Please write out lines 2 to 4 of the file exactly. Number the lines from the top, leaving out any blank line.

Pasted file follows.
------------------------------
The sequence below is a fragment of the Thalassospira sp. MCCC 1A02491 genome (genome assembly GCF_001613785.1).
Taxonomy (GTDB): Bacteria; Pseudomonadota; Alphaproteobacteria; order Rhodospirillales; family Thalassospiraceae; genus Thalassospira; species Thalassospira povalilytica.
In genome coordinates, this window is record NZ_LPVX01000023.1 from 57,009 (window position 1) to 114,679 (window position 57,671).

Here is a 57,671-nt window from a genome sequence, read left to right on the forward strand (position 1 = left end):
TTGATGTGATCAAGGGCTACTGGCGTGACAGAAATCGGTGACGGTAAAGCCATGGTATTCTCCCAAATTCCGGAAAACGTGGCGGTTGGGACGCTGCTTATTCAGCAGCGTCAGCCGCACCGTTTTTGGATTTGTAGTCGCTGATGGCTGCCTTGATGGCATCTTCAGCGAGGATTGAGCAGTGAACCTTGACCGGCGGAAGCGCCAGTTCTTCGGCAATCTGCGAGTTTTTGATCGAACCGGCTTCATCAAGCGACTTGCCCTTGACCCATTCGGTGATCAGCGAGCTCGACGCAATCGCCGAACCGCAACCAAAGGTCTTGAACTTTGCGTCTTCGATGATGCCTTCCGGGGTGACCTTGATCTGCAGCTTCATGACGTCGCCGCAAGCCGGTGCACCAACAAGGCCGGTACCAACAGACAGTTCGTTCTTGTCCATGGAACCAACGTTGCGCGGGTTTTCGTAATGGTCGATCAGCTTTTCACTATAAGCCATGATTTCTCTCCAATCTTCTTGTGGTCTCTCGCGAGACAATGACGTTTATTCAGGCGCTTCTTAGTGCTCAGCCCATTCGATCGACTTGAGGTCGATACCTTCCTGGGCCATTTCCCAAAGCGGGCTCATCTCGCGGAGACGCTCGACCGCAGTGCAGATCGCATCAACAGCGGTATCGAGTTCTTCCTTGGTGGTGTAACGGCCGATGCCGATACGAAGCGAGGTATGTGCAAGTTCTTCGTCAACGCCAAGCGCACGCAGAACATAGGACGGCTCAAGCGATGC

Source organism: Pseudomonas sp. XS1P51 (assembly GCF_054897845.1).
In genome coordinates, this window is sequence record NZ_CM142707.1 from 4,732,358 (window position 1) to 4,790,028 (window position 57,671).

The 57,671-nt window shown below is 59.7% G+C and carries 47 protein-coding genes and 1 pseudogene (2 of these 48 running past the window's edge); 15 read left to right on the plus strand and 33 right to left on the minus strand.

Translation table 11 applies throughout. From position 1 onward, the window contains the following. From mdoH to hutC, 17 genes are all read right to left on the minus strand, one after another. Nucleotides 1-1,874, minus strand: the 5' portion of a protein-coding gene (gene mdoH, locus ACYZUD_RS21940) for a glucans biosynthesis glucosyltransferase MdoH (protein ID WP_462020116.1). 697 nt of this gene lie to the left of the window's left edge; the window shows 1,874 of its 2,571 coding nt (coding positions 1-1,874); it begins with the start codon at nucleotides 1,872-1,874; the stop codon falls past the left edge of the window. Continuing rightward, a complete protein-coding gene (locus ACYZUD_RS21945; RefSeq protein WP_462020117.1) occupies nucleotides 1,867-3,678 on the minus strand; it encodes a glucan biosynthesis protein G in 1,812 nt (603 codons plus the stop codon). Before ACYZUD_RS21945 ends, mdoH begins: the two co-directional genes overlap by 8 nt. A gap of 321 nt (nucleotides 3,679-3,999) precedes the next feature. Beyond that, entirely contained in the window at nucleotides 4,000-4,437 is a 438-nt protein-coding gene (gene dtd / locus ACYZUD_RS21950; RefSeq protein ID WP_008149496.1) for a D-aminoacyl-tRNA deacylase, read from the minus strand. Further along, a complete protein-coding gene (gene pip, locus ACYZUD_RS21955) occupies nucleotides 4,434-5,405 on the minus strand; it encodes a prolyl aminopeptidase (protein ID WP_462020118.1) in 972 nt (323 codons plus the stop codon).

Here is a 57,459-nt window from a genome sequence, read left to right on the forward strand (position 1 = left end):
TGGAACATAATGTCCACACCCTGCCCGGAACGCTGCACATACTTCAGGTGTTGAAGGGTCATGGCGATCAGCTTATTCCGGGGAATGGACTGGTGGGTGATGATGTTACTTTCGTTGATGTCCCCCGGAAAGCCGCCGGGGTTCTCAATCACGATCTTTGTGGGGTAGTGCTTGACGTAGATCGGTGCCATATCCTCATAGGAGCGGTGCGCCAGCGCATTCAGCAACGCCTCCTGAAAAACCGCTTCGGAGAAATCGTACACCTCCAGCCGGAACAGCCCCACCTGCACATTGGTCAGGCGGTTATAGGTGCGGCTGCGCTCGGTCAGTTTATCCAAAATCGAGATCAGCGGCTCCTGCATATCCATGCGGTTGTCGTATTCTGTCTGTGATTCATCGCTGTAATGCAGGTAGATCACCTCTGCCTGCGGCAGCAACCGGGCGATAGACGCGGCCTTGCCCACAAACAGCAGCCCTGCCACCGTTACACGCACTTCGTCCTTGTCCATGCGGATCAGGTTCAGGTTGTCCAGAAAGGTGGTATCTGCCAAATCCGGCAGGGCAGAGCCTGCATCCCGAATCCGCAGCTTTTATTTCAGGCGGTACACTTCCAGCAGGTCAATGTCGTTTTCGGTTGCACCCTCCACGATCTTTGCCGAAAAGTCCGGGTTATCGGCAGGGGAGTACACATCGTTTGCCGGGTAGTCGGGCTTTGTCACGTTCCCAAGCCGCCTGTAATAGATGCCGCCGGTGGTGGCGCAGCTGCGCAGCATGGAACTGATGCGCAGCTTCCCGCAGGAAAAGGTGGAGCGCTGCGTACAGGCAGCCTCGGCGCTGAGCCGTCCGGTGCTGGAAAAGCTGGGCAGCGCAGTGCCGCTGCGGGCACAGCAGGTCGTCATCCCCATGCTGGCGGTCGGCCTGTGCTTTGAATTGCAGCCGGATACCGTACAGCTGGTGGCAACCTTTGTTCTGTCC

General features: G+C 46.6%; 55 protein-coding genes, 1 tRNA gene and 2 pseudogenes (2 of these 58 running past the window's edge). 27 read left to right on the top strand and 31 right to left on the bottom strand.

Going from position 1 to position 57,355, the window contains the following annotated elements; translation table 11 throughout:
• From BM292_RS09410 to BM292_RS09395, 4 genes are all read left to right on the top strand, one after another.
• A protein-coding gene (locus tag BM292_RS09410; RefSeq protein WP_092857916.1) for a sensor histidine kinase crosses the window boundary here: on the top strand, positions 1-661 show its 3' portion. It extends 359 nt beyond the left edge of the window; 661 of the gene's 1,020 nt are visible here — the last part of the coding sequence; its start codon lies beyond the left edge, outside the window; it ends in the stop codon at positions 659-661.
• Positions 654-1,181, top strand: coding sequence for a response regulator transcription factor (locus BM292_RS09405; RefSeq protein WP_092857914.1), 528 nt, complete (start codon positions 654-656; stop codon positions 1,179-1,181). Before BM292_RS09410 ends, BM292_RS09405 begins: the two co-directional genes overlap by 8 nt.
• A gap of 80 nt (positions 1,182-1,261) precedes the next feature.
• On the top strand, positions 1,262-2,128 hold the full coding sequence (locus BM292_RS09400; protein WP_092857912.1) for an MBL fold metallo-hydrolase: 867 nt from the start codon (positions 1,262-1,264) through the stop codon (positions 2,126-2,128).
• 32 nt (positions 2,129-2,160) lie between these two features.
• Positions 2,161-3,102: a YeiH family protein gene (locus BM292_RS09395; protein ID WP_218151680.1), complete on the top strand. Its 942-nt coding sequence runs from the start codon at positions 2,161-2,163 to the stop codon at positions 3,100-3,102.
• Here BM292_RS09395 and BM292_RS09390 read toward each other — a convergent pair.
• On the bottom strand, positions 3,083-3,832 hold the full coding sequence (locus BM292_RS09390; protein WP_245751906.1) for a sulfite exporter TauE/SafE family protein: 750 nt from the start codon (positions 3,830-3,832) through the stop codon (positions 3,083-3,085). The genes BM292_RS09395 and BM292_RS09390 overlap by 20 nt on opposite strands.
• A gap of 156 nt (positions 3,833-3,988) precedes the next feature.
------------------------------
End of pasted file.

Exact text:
Taxonomy (GTDB): Bacteria; Pseudomonadota; Alphaproteobacteria; order Rhodospirillales; family Thalassospiraceae; genus Thalassospira; species Thalassospira povalilytica.
In genome coordinates, this window is record NZ_LPVX01000023.1 from 57,009 (window position 1) to 114,679 (window position 57,671).

Here is a 57,671-nt window from a genome sequence, read left to right on the forward strand (position 1 = left end):